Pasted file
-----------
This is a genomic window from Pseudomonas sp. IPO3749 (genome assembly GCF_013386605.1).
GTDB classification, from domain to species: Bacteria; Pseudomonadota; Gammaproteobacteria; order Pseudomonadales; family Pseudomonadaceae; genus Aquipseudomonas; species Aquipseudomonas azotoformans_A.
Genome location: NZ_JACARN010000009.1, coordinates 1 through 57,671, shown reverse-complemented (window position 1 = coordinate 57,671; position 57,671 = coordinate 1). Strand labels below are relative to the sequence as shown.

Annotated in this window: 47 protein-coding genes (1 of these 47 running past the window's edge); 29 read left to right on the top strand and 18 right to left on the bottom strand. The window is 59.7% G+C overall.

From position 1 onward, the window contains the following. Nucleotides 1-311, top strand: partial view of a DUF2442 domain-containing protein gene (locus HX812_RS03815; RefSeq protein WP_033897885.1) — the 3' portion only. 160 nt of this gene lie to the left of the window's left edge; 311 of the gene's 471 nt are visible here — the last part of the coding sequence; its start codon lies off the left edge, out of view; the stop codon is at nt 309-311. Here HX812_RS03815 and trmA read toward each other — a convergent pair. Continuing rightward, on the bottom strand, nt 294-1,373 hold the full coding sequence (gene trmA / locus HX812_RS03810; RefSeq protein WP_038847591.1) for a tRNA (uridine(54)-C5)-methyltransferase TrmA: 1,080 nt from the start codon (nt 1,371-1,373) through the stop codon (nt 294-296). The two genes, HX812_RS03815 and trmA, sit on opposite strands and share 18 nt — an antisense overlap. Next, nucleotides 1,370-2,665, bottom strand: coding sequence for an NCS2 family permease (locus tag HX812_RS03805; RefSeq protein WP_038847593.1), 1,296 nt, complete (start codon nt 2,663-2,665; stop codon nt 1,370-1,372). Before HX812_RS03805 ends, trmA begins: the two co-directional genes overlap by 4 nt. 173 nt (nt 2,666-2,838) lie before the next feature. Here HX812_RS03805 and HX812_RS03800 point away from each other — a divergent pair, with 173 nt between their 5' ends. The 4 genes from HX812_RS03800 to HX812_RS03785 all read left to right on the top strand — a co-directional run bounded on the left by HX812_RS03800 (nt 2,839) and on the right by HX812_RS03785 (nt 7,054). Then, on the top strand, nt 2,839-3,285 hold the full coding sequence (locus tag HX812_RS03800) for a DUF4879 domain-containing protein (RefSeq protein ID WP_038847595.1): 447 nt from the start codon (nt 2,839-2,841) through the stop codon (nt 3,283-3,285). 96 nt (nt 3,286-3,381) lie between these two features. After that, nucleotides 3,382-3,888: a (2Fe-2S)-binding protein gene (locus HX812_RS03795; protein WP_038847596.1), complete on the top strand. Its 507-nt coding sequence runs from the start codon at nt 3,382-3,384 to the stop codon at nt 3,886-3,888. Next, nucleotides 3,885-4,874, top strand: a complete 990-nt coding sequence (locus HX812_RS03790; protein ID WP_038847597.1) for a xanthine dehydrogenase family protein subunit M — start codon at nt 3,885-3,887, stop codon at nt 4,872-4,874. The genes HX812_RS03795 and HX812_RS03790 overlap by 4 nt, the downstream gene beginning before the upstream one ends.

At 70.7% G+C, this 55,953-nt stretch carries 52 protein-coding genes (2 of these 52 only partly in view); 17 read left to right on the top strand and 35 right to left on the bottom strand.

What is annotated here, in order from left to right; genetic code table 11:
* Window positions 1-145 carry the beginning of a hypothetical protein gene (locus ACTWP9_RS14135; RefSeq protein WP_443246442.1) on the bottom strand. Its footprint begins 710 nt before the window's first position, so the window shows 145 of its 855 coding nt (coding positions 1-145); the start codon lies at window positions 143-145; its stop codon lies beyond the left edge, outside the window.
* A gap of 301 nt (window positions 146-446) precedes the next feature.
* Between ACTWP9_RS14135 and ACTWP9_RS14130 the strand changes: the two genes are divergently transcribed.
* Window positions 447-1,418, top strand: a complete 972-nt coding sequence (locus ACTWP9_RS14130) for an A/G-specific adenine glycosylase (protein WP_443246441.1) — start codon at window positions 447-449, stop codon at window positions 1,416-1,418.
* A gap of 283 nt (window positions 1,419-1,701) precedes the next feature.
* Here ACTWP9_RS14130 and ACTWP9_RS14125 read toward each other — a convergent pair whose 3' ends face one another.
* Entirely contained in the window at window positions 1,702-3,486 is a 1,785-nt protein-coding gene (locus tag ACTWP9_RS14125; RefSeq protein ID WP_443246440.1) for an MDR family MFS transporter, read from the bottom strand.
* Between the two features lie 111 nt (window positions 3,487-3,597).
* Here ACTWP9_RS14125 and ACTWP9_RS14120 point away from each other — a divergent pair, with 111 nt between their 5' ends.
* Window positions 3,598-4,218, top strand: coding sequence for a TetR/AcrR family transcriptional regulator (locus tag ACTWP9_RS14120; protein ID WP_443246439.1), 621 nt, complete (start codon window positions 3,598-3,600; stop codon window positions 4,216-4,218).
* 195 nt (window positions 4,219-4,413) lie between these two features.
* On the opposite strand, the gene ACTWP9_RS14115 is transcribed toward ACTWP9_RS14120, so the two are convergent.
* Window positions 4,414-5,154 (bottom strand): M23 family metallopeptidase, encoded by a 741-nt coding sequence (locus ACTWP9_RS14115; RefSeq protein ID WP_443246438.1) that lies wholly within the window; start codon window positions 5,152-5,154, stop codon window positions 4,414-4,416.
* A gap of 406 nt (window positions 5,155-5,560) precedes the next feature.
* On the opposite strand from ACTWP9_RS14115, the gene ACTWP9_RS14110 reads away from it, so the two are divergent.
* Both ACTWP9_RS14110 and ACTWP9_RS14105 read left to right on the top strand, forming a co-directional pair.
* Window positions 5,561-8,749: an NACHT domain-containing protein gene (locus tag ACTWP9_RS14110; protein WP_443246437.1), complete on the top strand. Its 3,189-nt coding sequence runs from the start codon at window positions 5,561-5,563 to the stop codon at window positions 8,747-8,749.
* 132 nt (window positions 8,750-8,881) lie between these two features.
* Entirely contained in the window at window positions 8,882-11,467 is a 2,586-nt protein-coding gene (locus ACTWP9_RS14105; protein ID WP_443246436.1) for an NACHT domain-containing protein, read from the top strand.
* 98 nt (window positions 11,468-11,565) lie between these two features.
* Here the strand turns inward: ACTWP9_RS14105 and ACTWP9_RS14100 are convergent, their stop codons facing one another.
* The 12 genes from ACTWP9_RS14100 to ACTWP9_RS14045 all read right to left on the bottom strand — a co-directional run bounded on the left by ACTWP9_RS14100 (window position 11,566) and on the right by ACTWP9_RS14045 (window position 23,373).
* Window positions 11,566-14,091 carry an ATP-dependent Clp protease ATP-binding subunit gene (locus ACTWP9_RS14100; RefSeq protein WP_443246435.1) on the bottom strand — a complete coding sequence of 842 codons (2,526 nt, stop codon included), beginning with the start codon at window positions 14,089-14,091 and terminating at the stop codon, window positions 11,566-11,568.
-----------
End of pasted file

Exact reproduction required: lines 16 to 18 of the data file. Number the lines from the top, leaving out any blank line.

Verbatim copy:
* Here ACTWP9_RS14125 and ACTWP9_RS14120 point away from each other — a divergent pair, with 111 nt between their 5' ends.
* Window positions 3,598-4,218, top strand: coding sequence for a TetR/AcrR family transcriptional regulator (locus tag ACTWP9_RS14120; protein ID WP_443246439.1), 621 nt, complete (start codon window positions 3,598-3,600; stop codon window positions 4,216-4,218).
* 195 nt (window positions 4,219-4,413) lie between these two features.